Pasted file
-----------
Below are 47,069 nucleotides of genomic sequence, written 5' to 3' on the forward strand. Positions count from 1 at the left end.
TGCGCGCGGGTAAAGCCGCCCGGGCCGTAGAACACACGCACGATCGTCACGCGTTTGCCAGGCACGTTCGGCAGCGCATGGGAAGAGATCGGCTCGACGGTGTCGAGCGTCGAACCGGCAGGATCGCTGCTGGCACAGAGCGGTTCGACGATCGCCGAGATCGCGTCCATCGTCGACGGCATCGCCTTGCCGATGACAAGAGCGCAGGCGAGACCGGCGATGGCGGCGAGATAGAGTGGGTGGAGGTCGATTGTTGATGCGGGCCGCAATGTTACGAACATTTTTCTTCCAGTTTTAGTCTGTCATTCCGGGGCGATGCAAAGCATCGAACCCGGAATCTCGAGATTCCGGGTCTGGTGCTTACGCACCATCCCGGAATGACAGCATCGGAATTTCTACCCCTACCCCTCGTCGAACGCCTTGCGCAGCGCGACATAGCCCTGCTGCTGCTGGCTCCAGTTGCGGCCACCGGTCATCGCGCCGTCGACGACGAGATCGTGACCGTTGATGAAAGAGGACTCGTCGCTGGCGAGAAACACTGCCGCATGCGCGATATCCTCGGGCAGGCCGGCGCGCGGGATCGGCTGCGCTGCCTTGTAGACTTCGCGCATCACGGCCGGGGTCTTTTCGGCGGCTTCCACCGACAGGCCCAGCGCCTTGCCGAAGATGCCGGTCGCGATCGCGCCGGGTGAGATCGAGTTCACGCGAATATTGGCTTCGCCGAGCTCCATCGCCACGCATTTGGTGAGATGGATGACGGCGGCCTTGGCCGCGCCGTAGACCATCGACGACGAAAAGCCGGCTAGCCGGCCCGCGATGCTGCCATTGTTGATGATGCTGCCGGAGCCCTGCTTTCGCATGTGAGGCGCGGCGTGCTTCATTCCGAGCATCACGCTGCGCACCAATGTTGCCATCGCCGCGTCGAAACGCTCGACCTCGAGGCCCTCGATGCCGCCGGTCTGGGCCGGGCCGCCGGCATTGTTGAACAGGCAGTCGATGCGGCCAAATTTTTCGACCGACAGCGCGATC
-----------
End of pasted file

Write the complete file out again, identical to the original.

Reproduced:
Below are 47,069 nucleotides of genomic sequence, written 5' to 3' on the forward strand. Positions count from 1 at the left end.
TGCGCGCGGGTAAAGCCGCCCGGGCCGTAGAACACACGCACGATCGTCACGCGTTTGCCAGGCACGTTCGGCAGCGCATGGGAAGAGATCGGCTCGACGGTGTCGAGCGTCGAACCGGCAGGATCGCTGCTGGCACAGAGCGGTTCGACGATCGCCGAGATCGCGTCCATCGTCGACGGCATCGCCTTGCCGATGACAAGAGCGCAGGCGAGACCGGCGATGGCGGCGAGATAGAGTGGGTGGAGGTCGATTGTTGATGCGGGCCGCAATGTTACGAACATTTTTCTTCCAGTTTTAGTCTGTCATTCCGGGGCGATGCAAAGCATCGAACCCGGAATCTCGAGATTCCGGGTCTGGTGCTTACGCACCATCCCGGAATGACAGCATCGGAATTTCTACCCCTACCCCTCGTCGAACGCCTTGCGCAGCGCGACATAGCCCTGCTGCTGCTGGCTCCAGTTGCGGCCACCGGTCATCGCGCCGTCGACGACGAGATCGTGACCGTTGATGAAAGAGGACTCGTCGCTGGCGAGAAACACTGCCGCATGCGCGATATCCTCGGGCAGGCCGGCGCGCGGGATCGGCTGCGCTGCCTTGTAGACTTCGCGCATCACGGCCGGGGTCTTTTCGGCGGCTTCCACCGACAGGCCCAGCGCCTTGCCGAAGATGCCGGTCGCGATCGCGCCGGGTGAGATCGAGTTCACGCGAATATTGGCTTCGCCGAGCTCCATCGCCACGCATTTGGTGAGATGGATGACGGCGGCCTTGGCCGCGCCGTAGACCATCGACGACGAAAAGCCGGCTAGCCGGCCCGCGATGCTGCCATTGTTGATGATGCTGCCGGAGCCCTGCTTTCGCATGTGAGGCGCGGCGTGCTTCATTCCGAGCATCACGCTGCGCACCAATGTTGCCATCGCCGCGTCGAAACGCTCGACCTCGAGGCCCTCGATGCCGCCGGTCTGGGCCGGGCCGCCGGCATTGTTGAACAGGCAGTCGATGCGGCCAAATTTTTCGACCGACAGCGCGATC